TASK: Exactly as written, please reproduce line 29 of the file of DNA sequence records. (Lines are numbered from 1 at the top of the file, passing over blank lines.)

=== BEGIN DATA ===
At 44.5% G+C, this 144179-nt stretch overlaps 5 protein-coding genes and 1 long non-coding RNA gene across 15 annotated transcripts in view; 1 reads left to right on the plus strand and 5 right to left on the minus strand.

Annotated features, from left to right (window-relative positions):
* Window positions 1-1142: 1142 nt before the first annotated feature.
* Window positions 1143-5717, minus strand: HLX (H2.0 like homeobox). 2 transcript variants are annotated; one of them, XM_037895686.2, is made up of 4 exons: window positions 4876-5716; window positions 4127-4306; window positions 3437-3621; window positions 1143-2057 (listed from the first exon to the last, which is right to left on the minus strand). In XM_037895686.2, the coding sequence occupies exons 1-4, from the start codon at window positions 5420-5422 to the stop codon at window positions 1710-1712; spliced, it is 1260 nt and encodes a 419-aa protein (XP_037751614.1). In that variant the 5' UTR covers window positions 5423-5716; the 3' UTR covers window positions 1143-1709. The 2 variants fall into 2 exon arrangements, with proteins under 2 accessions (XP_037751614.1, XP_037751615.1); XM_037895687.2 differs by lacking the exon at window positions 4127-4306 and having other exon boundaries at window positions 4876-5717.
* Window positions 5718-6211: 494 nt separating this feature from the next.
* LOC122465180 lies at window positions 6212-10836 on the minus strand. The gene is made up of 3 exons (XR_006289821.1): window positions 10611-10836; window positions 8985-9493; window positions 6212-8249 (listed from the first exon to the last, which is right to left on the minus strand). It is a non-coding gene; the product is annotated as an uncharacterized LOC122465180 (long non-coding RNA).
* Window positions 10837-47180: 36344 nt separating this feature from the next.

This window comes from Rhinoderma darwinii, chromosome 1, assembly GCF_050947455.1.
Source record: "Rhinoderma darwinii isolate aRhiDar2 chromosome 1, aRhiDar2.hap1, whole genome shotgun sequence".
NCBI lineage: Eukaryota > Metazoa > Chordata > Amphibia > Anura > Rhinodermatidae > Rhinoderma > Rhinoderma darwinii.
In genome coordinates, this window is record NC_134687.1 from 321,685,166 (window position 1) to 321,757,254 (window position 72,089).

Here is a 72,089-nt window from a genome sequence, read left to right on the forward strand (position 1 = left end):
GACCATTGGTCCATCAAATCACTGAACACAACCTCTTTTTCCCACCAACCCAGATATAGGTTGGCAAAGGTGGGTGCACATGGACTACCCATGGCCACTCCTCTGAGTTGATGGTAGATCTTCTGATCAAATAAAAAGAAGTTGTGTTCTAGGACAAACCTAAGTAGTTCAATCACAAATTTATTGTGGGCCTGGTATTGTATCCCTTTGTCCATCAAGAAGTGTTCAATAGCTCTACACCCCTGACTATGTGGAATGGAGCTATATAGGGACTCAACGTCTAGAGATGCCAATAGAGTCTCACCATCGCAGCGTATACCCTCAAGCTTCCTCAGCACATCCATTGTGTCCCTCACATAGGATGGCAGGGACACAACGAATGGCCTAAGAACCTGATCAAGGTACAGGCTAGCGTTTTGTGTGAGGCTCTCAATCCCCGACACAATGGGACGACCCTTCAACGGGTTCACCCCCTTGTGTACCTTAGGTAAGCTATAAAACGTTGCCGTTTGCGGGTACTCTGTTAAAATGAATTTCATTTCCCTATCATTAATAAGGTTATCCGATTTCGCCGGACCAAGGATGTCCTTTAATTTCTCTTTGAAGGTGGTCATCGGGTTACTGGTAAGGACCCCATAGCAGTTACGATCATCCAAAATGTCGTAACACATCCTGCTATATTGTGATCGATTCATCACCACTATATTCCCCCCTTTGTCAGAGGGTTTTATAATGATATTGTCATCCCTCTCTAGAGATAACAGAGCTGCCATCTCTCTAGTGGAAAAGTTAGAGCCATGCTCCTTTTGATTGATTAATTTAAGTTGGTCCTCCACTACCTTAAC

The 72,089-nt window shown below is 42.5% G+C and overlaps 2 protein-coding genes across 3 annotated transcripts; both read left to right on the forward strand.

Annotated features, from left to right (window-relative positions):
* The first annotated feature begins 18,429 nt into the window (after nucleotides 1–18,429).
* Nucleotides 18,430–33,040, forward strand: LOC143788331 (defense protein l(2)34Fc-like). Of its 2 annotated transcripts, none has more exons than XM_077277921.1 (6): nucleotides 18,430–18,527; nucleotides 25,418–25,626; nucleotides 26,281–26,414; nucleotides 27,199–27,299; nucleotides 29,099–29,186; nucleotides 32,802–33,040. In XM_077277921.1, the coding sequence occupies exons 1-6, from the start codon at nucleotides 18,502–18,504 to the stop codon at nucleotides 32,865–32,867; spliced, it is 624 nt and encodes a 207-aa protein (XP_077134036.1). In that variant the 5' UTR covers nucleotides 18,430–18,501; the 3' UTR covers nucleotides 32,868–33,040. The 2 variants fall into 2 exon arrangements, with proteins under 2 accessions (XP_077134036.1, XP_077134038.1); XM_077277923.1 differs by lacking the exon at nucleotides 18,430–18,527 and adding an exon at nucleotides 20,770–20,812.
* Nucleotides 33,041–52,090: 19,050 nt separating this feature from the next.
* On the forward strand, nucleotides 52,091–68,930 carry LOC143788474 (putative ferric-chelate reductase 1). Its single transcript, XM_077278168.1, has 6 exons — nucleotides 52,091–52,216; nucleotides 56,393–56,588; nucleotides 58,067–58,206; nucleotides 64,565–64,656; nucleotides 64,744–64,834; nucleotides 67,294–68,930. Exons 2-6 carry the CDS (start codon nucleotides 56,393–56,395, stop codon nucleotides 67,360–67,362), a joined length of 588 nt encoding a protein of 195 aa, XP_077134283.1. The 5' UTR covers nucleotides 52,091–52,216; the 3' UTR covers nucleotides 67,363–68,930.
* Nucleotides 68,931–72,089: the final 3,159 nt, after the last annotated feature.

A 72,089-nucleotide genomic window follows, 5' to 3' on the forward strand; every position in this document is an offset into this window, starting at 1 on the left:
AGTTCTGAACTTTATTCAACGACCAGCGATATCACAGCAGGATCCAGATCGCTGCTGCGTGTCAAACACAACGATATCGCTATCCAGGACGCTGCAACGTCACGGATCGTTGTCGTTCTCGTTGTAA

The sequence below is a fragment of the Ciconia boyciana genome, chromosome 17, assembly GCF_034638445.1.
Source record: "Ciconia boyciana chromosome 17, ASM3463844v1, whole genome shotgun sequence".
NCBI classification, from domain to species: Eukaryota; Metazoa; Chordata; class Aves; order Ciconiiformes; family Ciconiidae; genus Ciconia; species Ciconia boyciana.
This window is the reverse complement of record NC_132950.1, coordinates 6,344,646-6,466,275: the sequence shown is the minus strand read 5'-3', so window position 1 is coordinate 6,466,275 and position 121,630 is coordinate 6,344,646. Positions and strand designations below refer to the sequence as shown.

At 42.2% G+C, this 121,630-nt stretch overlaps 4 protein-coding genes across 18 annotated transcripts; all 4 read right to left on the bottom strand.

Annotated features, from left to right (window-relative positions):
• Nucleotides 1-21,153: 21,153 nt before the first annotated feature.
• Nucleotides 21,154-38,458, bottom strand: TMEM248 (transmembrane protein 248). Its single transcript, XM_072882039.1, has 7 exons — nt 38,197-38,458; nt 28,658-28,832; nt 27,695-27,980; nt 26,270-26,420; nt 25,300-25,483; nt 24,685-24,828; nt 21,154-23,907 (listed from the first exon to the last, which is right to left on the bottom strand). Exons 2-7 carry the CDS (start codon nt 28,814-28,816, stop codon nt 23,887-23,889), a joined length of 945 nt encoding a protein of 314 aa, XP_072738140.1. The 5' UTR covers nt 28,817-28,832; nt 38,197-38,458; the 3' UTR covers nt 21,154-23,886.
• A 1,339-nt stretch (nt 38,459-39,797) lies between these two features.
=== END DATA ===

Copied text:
• Nucleotides 1-21,153: 21,153 nt before the first annotated feature.